20 in. long
What is the African hare?
The African hare has two pairs of chisel–shaped incisors—teeth that have evolved for cutting and nipping vegetation. It measures 20 inches, with a strong hind foot that measures about 4 inches, and mobile ears that are as long or longer.
Behavior & Diet
The African hare prefers the nighttime.
It spends most of the day lying in a “form”—a depression in the ground or under bushes. Hares do not dig burrows like rabbits do.
Sometimes, the African hare eats its own droppings.
Hares eat leaves, buds, roots, berries, fungi, bark, and twigs. Like rabbits, hares produce two types of droppings—the first is soft and rich in vitamins and is reingested for maximum nutrient gain, and the second is hard, dry, and pellet–like.
Females do not spend much time with their young.
The female hare gives birth to one or two young, which are born fully haired and with open eyes. The mother only spends a short amount of time each day suckling the young; the rest of the time they hide in forms trying to avoid the attention of predators.
Hares run away when threatened.
To protect themselves, African hares rely on camouflage, speed, and their senses of hearing and smell. If an enemy is near, the hare will freeze and crouch low to the ground. If danger continues to approach, the hare may pop into the air and dash away in a zigzag pattern. The hare gives a shrill scream if in peril but is otherwise mostly silent.
Humans prey on the African hare.
The hare has been hunted for centuries, not only for its meat and fur, but also just for sport.
The hare is losing living space.
Human settlement, ranching, and the fencing of land result in the loss of the African hare’s habitat.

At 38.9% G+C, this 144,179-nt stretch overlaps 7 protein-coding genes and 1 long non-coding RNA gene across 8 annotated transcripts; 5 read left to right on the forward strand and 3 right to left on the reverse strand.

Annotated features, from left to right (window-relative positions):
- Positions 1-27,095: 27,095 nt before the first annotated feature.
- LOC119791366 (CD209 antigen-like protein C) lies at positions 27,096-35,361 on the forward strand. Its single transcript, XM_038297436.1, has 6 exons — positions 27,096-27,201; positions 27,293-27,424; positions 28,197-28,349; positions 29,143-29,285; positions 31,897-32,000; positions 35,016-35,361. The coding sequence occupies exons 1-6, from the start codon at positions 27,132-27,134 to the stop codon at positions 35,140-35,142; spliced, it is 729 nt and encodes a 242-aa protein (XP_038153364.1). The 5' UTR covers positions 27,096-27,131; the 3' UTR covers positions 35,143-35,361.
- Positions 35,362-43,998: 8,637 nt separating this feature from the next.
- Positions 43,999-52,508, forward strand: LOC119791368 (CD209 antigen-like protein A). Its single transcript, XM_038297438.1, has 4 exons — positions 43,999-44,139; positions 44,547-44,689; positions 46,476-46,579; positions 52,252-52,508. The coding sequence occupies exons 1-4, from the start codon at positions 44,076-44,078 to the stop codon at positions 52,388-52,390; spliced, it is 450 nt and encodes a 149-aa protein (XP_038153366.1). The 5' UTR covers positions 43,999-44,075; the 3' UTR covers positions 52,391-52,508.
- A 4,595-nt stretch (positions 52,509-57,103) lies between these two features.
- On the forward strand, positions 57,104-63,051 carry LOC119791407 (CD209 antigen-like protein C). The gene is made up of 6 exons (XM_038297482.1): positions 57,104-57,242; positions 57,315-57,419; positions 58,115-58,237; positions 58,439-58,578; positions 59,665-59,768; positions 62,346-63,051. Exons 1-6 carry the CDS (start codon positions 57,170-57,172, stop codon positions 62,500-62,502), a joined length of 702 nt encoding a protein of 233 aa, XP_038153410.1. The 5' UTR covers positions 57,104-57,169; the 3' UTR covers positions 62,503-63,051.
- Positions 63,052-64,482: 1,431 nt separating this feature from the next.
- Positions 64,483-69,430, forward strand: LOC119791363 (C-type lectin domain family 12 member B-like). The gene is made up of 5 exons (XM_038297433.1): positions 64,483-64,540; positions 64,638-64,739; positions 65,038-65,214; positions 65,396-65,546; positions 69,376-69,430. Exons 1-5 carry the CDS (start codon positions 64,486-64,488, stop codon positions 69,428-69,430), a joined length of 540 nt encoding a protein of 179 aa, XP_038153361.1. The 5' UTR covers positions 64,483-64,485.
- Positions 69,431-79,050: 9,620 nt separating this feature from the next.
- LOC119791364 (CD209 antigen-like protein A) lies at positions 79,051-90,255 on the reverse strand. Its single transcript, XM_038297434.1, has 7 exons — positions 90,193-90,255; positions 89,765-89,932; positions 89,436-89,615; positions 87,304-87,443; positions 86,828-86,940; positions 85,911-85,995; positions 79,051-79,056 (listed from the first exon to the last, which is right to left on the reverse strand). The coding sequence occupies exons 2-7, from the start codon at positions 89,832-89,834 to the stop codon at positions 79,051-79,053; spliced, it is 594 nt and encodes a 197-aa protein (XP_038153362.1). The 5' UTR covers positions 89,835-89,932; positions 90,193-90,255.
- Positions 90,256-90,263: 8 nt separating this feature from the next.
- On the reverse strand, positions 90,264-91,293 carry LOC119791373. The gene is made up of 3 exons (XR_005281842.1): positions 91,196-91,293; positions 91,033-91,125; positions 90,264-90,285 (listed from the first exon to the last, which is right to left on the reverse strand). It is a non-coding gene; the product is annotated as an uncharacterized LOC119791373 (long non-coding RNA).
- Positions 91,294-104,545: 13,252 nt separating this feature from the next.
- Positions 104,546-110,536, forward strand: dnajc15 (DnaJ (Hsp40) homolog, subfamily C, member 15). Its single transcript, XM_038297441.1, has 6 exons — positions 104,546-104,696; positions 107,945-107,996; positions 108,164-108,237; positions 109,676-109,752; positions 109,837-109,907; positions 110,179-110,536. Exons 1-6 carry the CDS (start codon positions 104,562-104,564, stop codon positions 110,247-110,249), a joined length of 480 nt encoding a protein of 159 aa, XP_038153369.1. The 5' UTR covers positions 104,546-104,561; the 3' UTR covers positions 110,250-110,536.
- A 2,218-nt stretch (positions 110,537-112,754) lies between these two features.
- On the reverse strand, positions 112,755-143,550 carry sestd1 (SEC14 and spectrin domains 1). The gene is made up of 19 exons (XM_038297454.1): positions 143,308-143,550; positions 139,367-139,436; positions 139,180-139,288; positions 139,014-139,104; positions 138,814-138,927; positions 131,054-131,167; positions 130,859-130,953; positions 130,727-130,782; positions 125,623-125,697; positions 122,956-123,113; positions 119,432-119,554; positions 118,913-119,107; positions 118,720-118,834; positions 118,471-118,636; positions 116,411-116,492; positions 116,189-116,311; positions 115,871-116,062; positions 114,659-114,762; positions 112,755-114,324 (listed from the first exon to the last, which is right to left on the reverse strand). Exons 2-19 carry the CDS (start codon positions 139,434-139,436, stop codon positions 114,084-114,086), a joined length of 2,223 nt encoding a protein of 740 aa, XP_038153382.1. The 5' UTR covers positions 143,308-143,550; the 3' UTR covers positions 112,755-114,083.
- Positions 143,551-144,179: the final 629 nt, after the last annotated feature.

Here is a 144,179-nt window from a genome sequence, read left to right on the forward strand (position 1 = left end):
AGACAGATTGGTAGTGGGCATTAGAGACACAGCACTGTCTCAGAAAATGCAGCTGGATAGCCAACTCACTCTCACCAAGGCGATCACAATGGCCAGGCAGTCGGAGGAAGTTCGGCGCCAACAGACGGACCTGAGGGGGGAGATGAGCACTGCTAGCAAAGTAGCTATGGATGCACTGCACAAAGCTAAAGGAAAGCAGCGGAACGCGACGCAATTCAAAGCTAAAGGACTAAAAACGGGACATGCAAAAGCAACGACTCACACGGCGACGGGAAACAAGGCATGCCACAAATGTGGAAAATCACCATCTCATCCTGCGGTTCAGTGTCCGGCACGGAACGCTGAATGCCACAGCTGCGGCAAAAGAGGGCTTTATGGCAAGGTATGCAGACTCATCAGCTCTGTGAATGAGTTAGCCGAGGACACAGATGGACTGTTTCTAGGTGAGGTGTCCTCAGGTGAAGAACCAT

Our solutions to protecting the African hare:
Provide agricultural training.
African Wildlife Foundation engages communities living near wildlife to create sustainable practices for agricultural and settlement growth by providing training on best practices and incentivizing conservation agriculture when appropriate. This helps increase agricultural and economic productivity and allows communities to rely less on hunting their local wildlife and exhausting populations.
Expand conservation education.
In Zambia, AWF rebuilt Lupani School, in exchange for the Sekute communities’ efforts in wildlife conservation. By working with rural communities that live in close proximity to wildlife in order to incentivize conservation and weave it into primary school education, we are providing tangible benefits to wildlife conservation.
Will you show the African hare your support?
With your help, AWF can work on critical initiatives like providing education for sustainable agriculture and incentivizing conservation by building schools. Donate for a cause that will help with wildlife conservation and ensure the African hare does not become an endangered species.
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